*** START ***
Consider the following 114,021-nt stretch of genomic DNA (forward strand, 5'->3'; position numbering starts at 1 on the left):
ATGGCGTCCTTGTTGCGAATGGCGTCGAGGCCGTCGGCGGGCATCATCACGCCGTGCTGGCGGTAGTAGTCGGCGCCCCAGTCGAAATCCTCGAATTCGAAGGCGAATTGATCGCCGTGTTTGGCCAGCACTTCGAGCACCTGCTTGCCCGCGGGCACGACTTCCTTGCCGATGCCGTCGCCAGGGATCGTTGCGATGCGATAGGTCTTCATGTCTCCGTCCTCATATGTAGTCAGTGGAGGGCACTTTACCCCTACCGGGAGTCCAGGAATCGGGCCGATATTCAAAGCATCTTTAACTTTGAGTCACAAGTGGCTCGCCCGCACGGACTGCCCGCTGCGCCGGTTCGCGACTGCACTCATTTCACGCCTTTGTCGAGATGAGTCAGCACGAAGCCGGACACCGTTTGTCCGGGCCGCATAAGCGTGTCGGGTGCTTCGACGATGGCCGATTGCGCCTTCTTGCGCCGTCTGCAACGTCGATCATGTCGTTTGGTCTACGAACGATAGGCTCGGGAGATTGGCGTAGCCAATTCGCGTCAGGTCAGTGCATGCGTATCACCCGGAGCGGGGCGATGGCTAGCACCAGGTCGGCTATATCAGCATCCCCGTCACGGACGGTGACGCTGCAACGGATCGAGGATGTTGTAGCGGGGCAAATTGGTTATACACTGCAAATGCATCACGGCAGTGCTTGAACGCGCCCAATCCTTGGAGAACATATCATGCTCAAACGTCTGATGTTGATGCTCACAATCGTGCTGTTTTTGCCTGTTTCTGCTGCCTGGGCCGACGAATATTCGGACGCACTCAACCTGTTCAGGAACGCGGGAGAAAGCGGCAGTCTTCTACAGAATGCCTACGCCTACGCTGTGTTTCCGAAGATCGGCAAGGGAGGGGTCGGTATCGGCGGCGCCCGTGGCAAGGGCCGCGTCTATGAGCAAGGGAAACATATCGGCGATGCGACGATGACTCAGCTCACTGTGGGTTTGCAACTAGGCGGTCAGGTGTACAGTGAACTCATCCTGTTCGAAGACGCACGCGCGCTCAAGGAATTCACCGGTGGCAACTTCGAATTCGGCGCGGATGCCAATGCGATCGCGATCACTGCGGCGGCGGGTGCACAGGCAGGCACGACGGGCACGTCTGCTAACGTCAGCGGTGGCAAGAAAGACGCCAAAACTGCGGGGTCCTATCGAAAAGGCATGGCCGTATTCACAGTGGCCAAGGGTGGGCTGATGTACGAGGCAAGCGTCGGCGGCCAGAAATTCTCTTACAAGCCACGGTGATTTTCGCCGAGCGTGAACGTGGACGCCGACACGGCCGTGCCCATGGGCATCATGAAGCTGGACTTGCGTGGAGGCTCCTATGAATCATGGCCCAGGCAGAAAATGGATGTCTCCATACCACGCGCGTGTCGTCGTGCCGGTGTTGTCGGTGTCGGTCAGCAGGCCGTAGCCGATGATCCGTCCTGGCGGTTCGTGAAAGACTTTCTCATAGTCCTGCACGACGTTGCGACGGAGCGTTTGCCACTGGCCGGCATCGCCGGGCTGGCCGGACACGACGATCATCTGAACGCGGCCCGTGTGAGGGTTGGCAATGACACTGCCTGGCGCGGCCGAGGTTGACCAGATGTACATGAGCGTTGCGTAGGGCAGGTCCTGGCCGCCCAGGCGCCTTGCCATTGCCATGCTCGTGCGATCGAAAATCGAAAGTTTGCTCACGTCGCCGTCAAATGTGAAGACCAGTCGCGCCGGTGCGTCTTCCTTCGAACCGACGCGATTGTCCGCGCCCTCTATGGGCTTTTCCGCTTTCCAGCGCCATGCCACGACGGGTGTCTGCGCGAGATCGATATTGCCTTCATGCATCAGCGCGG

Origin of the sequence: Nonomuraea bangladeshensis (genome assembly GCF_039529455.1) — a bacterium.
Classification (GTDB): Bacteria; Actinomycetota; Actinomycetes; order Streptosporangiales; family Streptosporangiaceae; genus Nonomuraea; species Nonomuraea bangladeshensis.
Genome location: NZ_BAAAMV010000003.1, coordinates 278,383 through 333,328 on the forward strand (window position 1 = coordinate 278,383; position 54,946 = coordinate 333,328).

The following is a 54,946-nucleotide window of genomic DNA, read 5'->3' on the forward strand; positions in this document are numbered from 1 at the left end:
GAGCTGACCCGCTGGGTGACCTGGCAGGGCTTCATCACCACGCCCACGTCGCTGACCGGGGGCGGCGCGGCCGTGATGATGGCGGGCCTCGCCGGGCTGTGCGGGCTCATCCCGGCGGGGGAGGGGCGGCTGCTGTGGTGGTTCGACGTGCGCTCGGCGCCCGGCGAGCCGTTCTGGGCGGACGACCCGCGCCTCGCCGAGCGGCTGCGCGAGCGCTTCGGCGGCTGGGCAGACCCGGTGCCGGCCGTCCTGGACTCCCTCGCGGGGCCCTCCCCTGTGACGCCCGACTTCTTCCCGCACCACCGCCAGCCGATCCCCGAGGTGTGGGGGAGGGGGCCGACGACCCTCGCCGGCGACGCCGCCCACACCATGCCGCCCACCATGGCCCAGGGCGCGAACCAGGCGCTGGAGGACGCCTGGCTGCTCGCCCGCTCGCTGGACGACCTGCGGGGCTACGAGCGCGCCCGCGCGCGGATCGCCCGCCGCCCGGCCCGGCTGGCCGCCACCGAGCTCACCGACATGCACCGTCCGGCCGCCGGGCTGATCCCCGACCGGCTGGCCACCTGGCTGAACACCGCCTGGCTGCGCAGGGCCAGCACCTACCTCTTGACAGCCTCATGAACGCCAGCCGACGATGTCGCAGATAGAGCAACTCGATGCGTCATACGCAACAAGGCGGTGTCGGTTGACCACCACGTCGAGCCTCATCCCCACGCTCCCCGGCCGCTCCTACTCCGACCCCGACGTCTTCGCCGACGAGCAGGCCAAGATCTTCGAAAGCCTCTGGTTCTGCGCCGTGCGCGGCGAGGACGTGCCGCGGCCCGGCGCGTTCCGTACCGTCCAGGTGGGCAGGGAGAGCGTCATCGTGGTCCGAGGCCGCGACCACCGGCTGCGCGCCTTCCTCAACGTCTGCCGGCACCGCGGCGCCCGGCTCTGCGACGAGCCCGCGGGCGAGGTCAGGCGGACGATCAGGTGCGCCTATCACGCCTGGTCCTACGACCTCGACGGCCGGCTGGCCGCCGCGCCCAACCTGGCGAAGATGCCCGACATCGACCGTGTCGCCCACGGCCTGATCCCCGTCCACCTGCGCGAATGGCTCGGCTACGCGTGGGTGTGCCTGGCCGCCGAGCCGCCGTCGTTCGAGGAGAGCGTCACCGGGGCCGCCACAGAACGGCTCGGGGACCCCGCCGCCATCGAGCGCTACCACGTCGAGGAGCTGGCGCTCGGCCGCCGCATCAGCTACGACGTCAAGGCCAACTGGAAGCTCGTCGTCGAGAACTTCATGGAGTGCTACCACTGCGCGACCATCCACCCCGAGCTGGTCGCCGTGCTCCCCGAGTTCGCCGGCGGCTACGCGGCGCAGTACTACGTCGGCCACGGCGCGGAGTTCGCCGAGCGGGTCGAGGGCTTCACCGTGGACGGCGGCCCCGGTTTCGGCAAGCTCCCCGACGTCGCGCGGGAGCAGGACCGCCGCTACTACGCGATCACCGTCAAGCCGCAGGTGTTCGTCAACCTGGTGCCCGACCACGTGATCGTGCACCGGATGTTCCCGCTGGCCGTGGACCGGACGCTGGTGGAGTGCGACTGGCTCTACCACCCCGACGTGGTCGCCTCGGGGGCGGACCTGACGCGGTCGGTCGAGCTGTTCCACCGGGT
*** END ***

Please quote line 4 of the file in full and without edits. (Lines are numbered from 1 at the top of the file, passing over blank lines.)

Classification (GTDB): Bacteria; Actinomycetota; Actinomycetes; order Streptosporangiales; family Streptosporangiaceae; genus Nonomuraea; species Nonomuraea bangladeshensis.